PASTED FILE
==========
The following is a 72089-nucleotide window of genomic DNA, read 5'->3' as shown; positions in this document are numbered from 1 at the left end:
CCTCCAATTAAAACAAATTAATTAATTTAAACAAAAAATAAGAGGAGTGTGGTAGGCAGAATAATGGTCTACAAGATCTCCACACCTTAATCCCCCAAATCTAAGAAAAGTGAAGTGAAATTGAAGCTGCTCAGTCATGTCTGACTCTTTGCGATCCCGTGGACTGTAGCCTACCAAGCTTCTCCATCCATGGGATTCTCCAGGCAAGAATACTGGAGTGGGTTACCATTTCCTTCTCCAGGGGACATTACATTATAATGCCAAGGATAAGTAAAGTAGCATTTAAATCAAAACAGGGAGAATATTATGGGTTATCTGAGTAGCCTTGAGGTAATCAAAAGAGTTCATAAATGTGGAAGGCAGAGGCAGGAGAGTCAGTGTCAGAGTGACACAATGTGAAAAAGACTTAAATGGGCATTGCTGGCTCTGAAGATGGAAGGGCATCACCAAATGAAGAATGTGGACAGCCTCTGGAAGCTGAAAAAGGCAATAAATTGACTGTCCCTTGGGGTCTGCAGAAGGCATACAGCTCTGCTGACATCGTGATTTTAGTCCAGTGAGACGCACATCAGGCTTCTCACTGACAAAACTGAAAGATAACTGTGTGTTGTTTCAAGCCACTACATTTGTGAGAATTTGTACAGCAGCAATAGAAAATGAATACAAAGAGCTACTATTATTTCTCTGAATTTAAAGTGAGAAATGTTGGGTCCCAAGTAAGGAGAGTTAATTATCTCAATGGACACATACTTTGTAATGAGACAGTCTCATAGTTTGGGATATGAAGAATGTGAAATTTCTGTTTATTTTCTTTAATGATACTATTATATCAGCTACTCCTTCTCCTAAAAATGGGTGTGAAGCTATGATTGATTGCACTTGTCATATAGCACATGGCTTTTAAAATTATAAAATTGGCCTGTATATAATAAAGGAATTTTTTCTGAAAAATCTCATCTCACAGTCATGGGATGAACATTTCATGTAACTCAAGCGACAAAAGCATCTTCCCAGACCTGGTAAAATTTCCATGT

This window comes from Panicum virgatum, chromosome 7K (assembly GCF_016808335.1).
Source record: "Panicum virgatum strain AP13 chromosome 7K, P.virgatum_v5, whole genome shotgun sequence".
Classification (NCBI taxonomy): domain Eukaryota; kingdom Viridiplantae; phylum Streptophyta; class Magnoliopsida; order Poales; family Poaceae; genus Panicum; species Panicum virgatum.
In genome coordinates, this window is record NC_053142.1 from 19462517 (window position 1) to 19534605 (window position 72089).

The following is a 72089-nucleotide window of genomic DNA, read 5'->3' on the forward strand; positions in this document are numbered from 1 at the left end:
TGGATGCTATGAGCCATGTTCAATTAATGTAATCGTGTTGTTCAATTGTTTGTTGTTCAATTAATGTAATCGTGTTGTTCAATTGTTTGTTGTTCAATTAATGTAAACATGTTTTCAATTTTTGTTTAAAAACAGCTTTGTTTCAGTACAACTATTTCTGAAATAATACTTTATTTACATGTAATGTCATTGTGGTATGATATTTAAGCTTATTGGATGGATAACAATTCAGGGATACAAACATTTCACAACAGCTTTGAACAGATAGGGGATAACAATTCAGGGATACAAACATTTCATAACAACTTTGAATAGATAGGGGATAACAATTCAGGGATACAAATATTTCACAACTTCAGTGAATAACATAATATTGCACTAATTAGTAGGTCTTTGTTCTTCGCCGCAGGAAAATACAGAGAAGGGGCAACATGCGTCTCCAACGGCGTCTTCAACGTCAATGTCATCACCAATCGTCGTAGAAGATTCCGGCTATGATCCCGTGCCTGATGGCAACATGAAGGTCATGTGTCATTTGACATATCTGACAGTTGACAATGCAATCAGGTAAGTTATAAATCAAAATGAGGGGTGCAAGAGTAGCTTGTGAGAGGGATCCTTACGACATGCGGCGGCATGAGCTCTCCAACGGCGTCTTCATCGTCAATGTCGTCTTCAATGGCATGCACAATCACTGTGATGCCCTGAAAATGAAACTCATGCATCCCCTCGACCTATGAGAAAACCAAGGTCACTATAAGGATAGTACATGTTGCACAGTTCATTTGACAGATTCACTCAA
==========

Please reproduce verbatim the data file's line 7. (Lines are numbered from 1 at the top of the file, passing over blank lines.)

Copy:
The following is a 72089-nucleotide window of genomic DNA, read 5'->3' on the forward strand; positions in this document are numbered from 1 at the left end: